A coworker got lost looking for a specialty shoe store, and described discovering a lovely road coming out of Goffstown. She wondered if I lived anywhere near it.
It turned out to be High Street – Route 13, Stark Highway – rising out of Goffstown Center at the corner with the library, the Episcopal Church, the park with the Civil War monument and the fountains, and the popcorn stand, a local landmark. It is a lovely road, and I should know. I have driven it 16,000 times on my way to work and back.
There is a town in The Phantom Tollbooth that gradually becomes invisible because no one sees it. Many people rush past, but no one notices. Something similar shows up in The Little Prince, and in a thousand inspirational calendars that tell us to stop and smell the roses, appreciate the beauty around us…okay, fine. Not that they’re indirectly preaching what sensitive souls they are compared to the rest of us or anything. You try and gaze in rapturous wonder 16,000 times at the same 17 miles of road, Jack.
I do like it, though, and think I admire it with good frequency. It is the road I recommend to people going on foliage tours, if they are staying in this area rather than going to the mountains. Up north, you get drama, but not so much in the way of ambience. Only a few spots are spectacular on my commute, but it’s charming all the way to Concord. It was an older road put in through the forest by the Scots-Irish before 1800, all hills and small ponds. Stone walls run along most of the length and out at right angles, sometimes seeming to hold back the trees from overhanging, other times simply marking the near boundary of more open space that cuts back 5-50 yards into the woods. There are clusters of houses built from that time, most in good repair, and even some barns still standing. Barns of that era are pretty much have to be either restored or torn down, and I’ve seen a good deal of both over the thirty years.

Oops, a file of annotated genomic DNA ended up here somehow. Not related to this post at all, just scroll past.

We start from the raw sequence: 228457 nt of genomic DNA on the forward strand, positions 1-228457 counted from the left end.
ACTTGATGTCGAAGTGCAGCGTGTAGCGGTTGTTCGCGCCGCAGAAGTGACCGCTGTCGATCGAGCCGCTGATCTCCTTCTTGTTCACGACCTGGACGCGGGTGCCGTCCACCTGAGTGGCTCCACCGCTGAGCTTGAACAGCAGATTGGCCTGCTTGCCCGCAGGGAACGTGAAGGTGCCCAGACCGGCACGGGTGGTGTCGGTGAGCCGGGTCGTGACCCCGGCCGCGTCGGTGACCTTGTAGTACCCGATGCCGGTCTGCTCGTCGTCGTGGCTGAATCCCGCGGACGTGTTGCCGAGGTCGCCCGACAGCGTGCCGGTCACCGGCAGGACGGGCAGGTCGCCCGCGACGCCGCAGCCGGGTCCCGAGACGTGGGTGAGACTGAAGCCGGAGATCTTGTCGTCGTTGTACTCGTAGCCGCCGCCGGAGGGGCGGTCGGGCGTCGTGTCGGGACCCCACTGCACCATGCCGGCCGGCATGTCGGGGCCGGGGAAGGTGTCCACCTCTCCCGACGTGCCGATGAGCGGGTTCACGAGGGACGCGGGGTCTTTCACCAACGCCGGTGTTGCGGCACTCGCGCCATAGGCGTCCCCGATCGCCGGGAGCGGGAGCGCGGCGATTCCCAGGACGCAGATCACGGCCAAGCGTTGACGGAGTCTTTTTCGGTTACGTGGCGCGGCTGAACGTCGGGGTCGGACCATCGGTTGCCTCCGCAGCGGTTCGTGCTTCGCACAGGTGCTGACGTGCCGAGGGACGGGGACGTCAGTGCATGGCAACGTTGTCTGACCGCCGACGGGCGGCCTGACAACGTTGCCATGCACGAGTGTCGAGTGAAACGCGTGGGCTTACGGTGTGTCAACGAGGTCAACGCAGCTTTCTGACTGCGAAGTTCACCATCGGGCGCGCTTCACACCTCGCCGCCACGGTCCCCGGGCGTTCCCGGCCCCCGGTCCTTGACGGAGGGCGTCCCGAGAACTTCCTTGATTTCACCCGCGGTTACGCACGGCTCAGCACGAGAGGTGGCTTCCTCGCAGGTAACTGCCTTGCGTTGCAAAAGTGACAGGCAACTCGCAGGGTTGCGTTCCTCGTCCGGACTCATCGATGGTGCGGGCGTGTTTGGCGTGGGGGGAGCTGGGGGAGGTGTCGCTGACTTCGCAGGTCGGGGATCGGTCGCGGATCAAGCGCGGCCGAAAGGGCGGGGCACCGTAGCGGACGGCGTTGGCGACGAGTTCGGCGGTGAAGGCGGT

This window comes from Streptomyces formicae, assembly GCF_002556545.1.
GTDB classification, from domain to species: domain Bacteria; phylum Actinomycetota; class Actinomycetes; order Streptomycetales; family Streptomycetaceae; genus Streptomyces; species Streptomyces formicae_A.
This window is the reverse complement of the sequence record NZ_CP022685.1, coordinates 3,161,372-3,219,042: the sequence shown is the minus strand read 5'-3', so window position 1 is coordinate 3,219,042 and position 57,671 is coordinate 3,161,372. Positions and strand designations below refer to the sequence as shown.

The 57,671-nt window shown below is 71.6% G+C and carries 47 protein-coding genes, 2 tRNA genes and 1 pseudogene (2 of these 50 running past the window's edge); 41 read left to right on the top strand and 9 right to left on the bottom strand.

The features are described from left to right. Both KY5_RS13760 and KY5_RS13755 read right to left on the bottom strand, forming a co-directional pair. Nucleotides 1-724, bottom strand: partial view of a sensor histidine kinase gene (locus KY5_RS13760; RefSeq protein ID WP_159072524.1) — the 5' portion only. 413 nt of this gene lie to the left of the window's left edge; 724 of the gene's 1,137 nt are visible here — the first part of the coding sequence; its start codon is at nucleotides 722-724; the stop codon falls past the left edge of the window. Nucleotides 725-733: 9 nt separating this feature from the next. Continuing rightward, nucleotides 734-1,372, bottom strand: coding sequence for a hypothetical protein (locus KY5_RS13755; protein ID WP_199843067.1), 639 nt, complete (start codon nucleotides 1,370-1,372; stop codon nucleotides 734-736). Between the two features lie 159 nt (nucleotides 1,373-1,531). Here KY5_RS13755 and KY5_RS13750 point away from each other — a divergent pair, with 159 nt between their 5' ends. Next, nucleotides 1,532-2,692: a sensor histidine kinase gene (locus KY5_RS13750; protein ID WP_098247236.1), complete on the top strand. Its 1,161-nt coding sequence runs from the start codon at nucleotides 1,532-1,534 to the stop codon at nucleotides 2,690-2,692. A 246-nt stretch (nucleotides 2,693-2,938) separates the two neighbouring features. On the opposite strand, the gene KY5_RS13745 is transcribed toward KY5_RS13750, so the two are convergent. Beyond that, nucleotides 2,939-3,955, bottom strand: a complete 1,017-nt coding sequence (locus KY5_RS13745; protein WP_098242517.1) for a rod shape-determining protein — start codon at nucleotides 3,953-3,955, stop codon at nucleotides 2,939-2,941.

There are historical markers, state parks, nature preserves, orchards, a shooting range… a golf course continually under new management trying to hang on, the occasional sign for a home business: maple syrup, Christmas trees. Dearest to me are the intermittent long views in all directions – you can see Mount Washington on a clear day every once in awhile, 80 miles away. Well-named roads, Story Hill Rd, Black Brook Rd, and unnamed private dirt roads, mostly abandoned now, running off into the woods, farm roads no longer needed. Paved driveways curve and disappear as well, hiding the homes of owners who wanted more isolation. Or perhaps bought property with no access, back farm lots no longer in production.